The same as Axe before it, Kidnapped Coed doesn't let itself get mired in backstory. At the outset, we're aware of as little about its two central characters as they know about each other: basically nothing beyond "kidnapper" and "payday". Bolstered by smart casting choices and a remarkably efficient screenplay, Eddie and Sandra are given fairly substantial personalities without the movie having to stop dead in its tracks and explain things. Kidnapped Coed is pretty much always on the move, and at every stop, something goes nightmarishly wrong. The first of the encounters is unnervingly intense and disturbing, but after that, it's almost played for laughs. Eddie doesn't appear to be a seasoned criminal, and yet he's put together a pretty effective scheme and seems to be making all the right moves. It's just that he's a bad man in a world in which seemingly everyone else is even worse, with damned near everybody screwing him over even when they have no reason whatsoever to stab him in the back. Something happens between Eddie and Sandra -- some combination of Stockholm syndrome and a Poor Little Rich Girl tale of woe -- and it's not entirely clear if he's her captor, her savior, or a little bit of both.
One of the most exceptional things about Kidnapped Coed is how the film refuses to let itself be pinned down. It's savage and visceral, it's a quiet character drama, and it's an absurdist comedy in which everything that can go wrong does...and things that can't go wrong still find a way to go tits-up anyway. There really isn't anything else out there quite like it, and seeing as how the same can be said for Axe, that sounds like a hell of a double feature, right? Severin Films isn't content to stop there, though, having assembled what is perhaps the most lavish release in the label's nearly decade-long history.
When the late, great Something Weird Video released Axe and Kidnapped Coed on DVD nearly fifteen years ago, the mattes were stripped away to deliver them exclusively in full-frame. Severin Films' high-def revival brings these films closer to the way they looked splashed across a drive-in screen, presented here at an aspect ratio of 1.78:1. These are new remasters as well: so new that they weren't even ready when Frederick R. Friedel and company were recording their audio commentaries.
Despite being shot months apart, Kidnapped Coed is by far the more polished of Friedel's two films, benefitting from a lengthier shooting schedule, a different camera, better lenses, and a superior lighting setup as well. Presented here with the onscreen title The Kidnap Lover, its colors are a complete knockout, and I continually found myself marveling at how richly detailed the image so often is. I mean, check out the intricate pattern on Sandra's dress, and look at how you can discern each individual link in the chain lock:
Axe looks nice enough but doesn't impress in quite that same way -- something the filmmakers note in their commentaries even with the older transfers they were watching at the time. The photography here is noticeably less crisp, and I can't shake the feeling that it looks more digital and filtered as well. No one else is complaining about this, so maybe it's all in my head, but:
I wish that film grain were better resolved in both halves of this double feature. I can't help but think that the fuzzier, less distinct grain and the sheer volume of material go hand-in-hand. To be fair, even though there are right at six hours of 1080p video crammed onto a single disc, Axe and Kidnapped Coed do get the lion's share of the bit budget. That's really the only thing worth griping about, though. These are otherwise terrific presentations, and even the dust and very light wear on display are all too mild to ever really get in the way. Sometimes it even works to Axe's benefit, with the speckling at its most frenzied throughout the film's most intense sequences. Whatever expectations I had bobbing around in my head beforehand, this double feature of Axe and Kidnapped Coed easily exceeds 'em.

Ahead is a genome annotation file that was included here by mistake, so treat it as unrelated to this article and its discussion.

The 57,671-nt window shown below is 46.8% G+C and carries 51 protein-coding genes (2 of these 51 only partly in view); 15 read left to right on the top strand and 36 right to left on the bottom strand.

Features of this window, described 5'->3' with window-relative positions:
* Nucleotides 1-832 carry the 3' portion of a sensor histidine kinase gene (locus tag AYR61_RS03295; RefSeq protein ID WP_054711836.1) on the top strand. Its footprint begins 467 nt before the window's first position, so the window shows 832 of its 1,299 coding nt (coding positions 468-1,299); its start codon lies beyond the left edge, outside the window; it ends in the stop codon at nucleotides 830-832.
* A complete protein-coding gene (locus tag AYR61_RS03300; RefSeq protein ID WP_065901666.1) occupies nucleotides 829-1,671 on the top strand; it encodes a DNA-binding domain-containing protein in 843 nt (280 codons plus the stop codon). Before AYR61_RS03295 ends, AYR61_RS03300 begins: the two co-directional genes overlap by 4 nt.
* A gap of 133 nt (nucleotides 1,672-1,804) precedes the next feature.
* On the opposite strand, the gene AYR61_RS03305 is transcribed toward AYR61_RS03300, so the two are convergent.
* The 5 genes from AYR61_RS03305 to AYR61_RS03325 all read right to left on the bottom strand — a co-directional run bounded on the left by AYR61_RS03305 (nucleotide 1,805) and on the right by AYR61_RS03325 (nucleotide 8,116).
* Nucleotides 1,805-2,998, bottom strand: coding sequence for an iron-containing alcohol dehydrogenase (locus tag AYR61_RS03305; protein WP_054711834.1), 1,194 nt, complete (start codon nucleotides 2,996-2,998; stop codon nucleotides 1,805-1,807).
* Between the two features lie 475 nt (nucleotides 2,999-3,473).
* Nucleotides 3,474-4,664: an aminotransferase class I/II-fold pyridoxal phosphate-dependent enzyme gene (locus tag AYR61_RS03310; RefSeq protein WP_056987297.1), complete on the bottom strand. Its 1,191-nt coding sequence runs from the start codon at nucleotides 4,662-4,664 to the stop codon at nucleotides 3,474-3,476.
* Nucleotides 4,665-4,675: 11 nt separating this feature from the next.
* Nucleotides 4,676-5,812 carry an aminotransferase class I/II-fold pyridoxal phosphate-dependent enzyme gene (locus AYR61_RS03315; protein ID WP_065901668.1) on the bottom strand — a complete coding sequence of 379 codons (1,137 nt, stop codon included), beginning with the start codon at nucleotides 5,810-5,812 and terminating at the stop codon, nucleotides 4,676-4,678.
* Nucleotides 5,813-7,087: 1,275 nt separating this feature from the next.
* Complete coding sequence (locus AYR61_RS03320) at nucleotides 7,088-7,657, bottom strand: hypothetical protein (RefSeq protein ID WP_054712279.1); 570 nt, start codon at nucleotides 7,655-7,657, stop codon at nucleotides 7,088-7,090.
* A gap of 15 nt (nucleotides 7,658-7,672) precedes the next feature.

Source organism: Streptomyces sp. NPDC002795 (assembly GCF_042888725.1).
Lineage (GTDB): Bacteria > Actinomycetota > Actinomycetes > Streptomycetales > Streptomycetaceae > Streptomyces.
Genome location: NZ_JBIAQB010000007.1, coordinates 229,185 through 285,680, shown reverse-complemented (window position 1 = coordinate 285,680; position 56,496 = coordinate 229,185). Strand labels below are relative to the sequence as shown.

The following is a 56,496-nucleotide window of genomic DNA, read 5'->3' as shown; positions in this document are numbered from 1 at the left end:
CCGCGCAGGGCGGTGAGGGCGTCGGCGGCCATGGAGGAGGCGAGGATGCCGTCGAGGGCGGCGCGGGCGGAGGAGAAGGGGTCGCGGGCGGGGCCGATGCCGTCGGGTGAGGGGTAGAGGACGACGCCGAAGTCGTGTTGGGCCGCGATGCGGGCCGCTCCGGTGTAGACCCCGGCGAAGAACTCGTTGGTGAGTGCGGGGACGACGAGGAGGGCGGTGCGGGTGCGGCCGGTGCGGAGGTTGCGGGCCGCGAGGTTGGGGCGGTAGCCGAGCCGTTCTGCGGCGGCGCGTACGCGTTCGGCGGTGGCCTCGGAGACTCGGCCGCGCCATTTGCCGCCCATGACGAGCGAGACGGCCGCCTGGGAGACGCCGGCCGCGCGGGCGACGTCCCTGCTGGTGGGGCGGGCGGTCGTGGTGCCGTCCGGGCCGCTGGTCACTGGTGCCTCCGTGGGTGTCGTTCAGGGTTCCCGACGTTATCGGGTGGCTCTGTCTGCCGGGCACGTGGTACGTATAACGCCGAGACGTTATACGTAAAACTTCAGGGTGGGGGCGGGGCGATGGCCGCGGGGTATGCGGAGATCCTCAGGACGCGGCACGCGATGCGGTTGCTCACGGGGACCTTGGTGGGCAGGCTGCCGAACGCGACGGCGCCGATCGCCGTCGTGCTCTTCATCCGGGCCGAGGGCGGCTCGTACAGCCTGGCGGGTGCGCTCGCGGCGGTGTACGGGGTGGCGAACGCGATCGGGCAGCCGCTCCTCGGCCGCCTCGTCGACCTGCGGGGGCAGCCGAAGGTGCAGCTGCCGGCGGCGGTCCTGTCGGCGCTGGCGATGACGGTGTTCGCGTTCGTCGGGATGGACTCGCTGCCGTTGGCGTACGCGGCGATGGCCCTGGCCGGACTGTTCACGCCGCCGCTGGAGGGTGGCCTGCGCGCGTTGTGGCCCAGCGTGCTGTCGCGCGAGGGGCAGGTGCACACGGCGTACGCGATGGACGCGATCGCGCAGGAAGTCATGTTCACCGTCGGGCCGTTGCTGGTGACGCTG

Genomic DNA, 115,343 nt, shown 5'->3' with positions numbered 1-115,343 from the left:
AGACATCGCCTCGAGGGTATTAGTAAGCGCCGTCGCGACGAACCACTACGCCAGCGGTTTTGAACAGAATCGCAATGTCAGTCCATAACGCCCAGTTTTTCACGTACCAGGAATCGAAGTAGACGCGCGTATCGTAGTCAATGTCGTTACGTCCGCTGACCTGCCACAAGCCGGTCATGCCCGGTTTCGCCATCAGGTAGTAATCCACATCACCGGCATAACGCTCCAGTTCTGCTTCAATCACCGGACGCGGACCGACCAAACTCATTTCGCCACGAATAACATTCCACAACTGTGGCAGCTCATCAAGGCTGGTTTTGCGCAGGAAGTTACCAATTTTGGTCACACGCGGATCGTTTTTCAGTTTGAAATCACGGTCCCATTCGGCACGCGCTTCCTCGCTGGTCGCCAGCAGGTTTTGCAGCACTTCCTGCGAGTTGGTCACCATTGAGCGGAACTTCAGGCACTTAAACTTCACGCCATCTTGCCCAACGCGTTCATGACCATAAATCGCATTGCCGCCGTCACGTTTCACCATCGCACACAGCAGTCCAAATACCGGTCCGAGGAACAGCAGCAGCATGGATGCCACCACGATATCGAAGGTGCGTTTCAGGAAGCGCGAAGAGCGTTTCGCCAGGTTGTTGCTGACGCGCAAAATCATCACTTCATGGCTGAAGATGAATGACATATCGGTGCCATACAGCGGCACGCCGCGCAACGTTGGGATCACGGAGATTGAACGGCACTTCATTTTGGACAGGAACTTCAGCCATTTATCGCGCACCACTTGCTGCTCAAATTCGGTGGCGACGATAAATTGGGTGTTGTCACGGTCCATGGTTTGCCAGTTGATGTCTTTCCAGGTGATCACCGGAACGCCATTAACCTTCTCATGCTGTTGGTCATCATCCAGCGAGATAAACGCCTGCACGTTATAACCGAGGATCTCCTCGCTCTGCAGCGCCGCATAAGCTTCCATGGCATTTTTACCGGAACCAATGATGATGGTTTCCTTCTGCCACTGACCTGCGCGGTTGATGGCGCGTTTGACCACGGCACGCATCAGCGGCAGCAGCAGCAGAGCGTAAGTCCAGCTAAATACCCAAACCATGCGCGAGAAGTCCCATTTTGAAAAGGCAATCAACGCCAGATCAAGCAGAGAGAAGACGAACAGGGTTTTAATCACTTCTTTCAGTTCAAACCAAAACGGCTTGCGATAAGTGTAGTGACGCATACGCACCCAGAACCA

Axe and Kidnapped Coed's lossless, 24-bit, two-channel mono soundtracks, though...they sound exactly like what I went in expecting to hear. I don't mean that in a bad way, of course. The scores by George Newman Shaw and John Willhelm are easily the aural highlights of both films and are reproduced well, particularly the percussion early in Axe that makes such an immediate impression. Living up to all those shots of Shaw and Willhelm's Minimoog in the extras, the analog synthesizers throughout Kidnapped Coed repeatedly had this synth-geek's toes curling as well. Neither film's dialogue sparkles and gleams, but it's all still consistently intelligible. It's noted in the commentaries that the on-set dialogue for Axe was recorded with a single mic that wasn't even meant for this sort of work, but I can't say that I had much of an issue with it. The light background noise and occasional light pops are just as easily shrugged off. These DTS-HD Master Audio soundtracks are a long way from reference quality, sure, but they both still hit the marks I'd hoped they would.
There aren't any captions or subtitles this time around, but Axe and Kidnapped Coed do feature Dolby Digital 2.0 dubs (192kbps) in German.
Here's hoping you haven't already published your year-end "best of" list; Axe and Kidnapped Coed deserve a seat at the head of that table.
It's also very much worth noting that this is an all-region release, so those of you outside of the U.S. can import away!
The Final Word
If Severin Films had issued a straightahead high-def double feature of Axe and Kidnapped Coed, I'd still probably be writing an enthusiastic recommendation right about now. That it is instead such an extraordinary collection -- not just showcasing two remarkably distinctive films that defy categorization, but piling on seven and a half hours of compelling extras in the process -- makes this one of the year's most remarkable genre releases. DVD Talk Collector Series.